Macron shuns parliament to raise France’s retirement age

PARIS (AP) — French President Emmanuel Macron on Thursday imposed a deeply unpopular bill to raise the retirement age from 62 to 64 by bypassing parliament and invoking a special constitutional power.

Lawmakers clamored, their voices trembling with emotion as Macron made the risky move expected to spark swift no-confidence votes in his government. Riot police vans whizzed by outside the National Assembly, their sirens blaring.

The proposed pension changes have sparked major strikes and protests across the country since January. Macron, who made it the flagship of his second term, argued that the reform is necessary to prevent the pension system from plunging into deficit as France’s population ages and life expectancy increases.

The decision to invoke the special power was taken at a cabinet meeting at the Elysee presidential palace just minutes before the scheduled vote, as Macron had no guarantee of a majority in France’s lower house.

When Prime Minister Elisabeth Borne tried to formally announce the decision in the National Assembly, leftist members broke into the French national anthem, delaying her speech. The speaker had to briefly interrupt the session to restore order.

“Today there is uncertainty” about whether a majority would have voted for the bill “by just a few votes,” Borne explained. “We cannot risk seeing 175 hours of parliamentary debate collapse… We cannot gamble on the future of our pensions. That reform is necessary,” she said.

Borne said her government must be accountable to parliament, prompting boos from the ranks of the opposition.

“In a few days I have no doubt… there will be one or more motions of no confidence. There will actually be a vote and therefore parliamentary democracy will have the last word,” she added.

One by one, opposition lawmakers emerged from the Assembly demanding the government’s resignation. A Communist legislator called presidential power a political “guillotine.” Others called it a “denial of democracy”, pointing to Macron’s lack of legitimacy. A union leader called it “institutional violence” and called for more strikes and protests.

Marine Le Pen said her far-right National Rally party would introduce a vote of no confidence, and communist lawmaker Fabien Roussel said such a motion is “ready” on the left.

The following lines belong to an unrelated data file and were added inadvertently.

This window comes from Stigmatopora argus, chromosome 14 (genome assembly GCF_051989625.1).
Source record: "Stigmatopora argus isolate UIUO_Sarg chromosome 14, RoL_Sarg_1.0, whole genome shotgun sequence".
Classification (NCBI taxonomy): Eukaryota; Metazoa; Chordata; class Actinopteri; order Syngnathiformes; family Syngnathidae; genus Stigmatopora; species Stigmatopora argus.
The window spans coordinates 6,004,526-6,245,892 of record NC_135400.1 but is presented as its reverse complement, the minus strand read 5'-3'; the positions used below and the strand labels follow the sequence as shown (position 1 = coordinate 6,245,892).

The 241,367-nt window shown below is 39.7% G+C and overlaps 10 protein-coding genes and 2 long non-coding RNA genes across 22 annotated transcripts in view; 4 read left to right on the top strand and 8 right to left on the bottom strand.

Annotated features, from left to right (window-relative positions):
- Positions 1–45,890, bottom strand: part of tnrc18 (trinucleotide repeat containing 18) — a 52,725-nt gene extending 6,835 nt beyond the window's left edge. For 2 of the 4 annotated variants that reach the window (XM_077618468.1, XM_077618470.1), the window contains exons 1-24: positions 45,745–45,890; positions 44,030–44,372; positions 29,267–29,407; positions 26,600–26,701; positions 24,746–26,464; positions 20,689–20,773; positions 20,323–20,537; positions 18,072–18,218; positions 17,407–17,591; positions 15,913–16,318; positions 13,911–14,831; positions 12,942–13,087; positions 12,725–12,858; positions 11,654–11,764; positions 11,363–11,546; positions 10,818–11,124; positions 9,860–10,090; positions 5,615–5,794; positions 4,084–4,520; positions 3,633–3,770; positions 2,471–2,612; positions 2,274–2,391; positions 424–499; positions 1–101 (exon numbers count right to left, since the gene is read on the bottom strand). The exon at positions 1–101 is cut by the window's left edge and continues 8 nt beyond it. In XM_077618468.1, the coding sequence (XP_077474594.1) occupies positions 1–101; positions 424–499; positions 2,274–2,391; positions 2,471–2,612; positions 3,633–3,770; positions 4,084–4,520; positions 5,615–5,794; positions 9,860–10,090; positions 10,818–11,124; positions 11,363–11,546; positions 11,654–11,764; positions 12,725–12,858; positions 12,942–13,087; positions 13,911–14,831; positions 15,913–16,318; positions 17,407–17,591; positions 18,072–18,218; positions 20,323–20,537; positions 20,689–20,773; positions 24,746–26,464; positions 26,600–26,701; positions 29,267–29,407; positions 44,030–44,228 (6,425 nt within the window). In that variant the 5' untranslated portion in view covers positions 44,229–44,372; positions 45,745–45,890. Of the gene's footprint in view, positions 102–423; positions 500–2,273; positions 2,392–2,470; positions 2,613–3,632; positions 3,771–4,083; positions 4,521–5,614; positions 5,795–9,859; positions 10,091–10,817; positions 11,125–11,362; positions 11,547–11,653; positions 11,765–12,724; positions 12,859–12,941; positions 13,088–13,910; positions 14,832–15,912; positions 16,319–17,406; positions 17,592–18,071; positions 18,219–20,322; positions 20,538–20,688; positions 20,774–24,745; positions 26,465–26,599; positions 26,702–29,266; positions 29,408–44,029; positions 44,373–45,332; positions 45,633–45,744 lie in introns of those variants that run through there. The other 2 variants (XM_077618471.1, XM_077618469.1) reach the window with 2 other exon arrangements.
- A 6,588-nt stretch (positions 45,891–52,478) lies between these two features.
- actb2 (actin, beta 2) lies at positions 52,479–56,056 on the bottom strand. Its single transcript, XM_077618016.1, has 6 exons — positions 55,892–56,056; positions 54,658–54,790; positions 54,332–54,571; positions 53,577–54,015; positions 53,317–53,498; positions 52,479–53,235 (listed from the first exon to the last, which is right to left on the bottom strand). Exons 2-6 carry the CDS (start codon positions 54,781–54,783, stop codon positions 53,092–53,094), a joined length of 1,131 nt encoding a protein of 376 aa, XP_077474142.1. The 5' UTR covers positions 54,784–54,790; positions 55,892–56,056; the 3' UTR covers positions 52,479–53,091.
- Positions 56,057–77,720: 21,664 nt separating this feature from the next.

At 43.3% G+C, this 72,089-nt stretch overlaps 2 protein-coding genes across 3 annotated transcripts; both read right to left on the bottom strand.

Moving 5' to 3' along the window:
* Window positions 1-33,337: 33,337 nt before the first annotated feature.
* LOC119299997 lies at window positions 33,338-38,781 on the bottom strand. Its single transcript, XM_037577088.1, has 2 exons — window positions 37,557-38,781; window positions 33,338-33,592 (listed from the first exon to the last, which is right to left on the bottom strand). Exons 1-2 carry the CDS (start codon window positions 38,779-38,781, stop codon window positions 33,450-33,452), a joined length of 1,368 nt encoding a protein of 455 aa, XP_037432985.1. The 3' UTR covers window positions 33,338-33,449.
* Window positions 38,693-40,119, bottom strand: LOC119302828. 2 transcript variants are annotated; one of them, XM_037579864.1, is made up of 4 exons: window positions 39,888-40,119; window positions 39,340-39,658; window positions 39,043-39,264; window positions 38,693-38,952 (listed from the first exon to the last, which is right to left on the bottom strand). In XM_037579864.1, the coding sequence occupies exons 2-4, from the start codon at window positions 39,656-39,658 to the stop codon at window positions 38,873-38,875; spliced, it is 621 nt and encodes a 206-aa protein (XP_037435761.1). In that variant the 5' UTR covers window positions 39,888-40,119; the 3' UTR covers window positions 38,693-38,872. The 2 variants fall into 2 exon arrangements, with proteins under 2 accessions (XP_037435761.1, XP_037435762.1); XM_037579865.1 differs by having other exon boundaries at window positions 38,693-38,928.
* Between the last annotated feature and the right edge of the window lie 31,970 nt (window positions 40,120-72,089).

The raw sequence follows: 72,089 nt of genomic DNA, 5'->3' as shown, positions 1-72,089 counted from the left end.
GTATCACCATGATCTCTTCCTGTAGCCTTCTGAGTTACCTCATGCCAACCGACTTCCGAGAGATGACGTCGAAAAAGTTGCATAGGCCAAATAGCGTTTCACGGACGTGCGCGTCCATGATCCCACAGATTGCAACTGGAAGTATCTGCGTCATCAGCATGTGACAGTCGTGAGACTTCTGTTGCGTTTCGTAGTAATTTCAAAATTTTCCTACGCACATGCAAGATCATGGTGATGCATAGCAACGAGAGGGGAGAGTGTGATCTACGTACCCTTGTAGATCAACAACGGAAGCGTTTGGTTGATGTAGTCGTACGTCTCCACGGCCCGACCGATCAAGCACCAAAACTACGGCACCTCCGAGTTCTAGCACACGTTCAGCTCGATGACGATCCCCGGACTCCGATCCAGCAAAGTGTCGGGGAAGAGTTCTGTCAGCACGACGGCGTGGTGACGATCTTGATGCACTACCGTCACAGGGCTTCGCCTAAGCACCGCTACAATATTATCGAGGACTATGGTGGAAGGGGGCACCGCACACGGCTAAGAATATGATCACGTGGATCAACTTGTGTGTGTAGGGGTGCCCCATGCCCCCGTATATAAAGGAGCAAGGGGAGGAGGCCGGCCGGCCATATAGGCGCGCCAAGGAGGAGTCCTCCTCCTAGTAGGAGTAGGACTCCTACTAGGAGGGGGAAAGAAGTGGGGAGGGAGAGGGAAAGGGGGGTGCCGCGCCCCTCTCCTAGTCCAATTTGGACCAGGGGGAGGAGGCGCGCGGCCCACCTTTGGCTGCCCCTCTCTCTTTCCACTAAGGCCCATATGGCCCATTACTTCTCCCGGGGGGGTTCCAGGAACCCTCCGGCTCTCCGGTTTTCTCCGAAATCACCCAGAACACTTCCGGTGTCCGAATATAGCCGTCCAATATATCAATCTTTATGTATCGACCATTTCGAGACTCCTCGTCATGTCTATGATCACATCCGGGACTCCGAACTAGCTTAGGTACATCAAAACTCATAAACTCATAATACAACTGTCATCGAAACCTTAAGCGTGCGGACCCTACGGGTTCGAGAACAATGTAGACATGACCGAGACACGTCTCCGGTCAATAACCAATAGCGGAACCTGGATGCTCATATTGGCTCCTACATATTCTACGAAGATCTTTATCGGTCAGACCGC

“The mobilization will continue,” Roussel said. “This reform must be suspended.”

Republican party head Eric Ciotti said his group “will not add chaos to chaos” by supporting a no-confidence motion, but some of his fellow conservatives who disagree with the party’s leadership would say vote individually for such a motion.

To pass, a motion of no confidence must be approved by at least half of the seats in the lower house – there are now 287. In that case, a first since 1962, the government would have to resign.

If no-confidence motions fail, the pension law is considered passed.

Earlier Thursday, the Senate passed the bill by a vote of 193-114, a score largely expected as the conservative majority of the upper house of parliament favors raising the retirement age.

Macron’s alliance lost its parliamentary majority last year, forcing the government to rely on conservative lawmakers to pass the bill. Left-wing and far-right lawmakers are fiercely opposed and conservatives are divided, making the outcome unpredictable.

The French leader wants to raise the retirement age so that workers put more money into the system, which the government says is heading for a deficit.

Macron has promoted pension changes as central to his vision to make the French economy more competitive. The reform would raise the minimum retirement age and require 43 years of work to earn a full pension, among other measures.

Union leaders reacted furiously and determined to stage even more strikes a day after nearly 500,000 people protested against the bill. Francois Hommeril of the CFE-CGC, who also represents energy workers, said the government “forces a vote when it is sure it will win” and “prevents the vote when it knows it would lose”.

Across the River Seine from the National Assembly, hundreds took part in an unannounced meeting at the Place de la Concorde, where security forces, backed by a water cannon, stood ready. Leftist leader Jean-Luc Melenchon told the crowd that Macron “has gone over the heads of the will of the people”.

Members of Melenchon’s France Unbowed party were among lawmakers who chanted the Marseilles in an attempt to thwart the prime minister’s call for the bill to pass without a vote.

Economic challenges have sparked widespread unrest in Western Europe, where many countries, such as France, have such low birth rates that young workers may not be able to afford pensions for retirees. Spain’s left-wing government joined unions on Wednesday in announcing a “historic” deal to save his pension system.

Spain’s Social Security Minister José Luis Escrivá said the French have a very different, unsustainable model and “have not addressed their pension system for decades”. The Spanish workers have to work until the age of 65 and will not be asked to work longer. Instead, the new agreement increases employer contributions for higher wage earners.


Associated Press contributors include Barbara Surk in Nice and Elaine Ganley, Angela Charlton, Jeffrey Schaeffer, Nicolas Garriga, Masha MacPherson and Alex Turnbull in Paris.

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